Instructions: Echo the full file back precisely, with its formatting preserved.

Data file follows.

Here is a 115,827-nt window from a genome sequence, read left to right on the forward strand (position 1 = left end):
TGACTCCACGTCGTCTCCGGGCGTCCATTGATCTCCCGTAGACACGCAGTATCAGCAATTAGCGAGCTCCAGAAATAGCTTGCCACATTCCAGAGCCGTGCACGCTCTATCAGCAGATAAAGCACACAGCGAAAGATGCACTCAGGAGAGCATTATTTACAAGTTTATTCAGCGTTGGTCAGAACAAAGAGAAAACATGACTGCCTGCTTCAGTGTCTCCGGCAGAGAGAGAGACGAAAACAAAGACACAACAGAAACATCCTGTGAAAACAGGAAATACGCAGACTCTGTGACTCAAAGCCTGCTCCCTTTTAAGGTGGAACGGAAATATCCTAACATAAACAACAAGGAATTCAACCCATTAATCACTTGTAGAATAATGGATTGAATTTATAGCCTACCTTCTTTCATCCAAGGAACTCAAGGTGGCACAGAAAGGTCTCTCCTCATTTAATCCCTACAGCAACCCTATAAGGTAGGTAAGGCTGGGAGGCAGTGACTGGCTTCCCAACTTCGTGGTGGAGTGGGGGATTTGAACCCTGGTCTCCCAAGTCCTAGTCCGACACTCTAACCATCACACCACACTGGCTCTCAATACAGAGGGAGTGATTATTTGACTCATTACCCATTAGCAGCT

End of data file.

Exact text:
Here is a 115,827-nt window from a genome sequence, read left to right on the forward strand (position 1 = left end):
TGACTCCACGTCGTCTCCGGGCGTCCATTGATCTCCCGTAGACACGCAGTATCAGCAATTAGCGAGCTCCAGAAATAGCTTGCCACATTCCAGAGCCGTGCACGCTCTATCAGCAGATAAAGCACACAGCGAAAGATGCACTCAGGAGAGCATTATTTACAAGTTTATTCAGCGTTGGTCAGAACAAAGAGAAAACATGACTGCCTGCTTCAGTGTCTCCGGCAGAGAGAGAGACGAAAACAAAGACACAACAGAAACATCCTGTGAAAACAGGAAATACGCAGACTCTGTGACTCAAAGCCTGCTCCCTTTTAAGGTGGAACGGAAATATCCTAACATAAACAACAAGGAATTCAACCCATTAATCACTTGTAGAATAATGGATTGAATTTATAGCCTACCTTCTTTCATCCAAGGAACTCAAGGTGGCACAGAAAGGTCTCTCCTCATTTAATCCCTACAGCAACCCTATAAGGTAGGTAAGGCTGGGAGGCAGTGACTGGCTTCCCAACTTCGTGGTGGAGTGGGGGATTTGAACCCTGGTCTCCCAAGTCCTAGTCCGACACTCTAACCATCACACCACACTGGCTCTCAATACAGAGGGAGTGATTATTTGACTCATTACCCATTAGCAGCT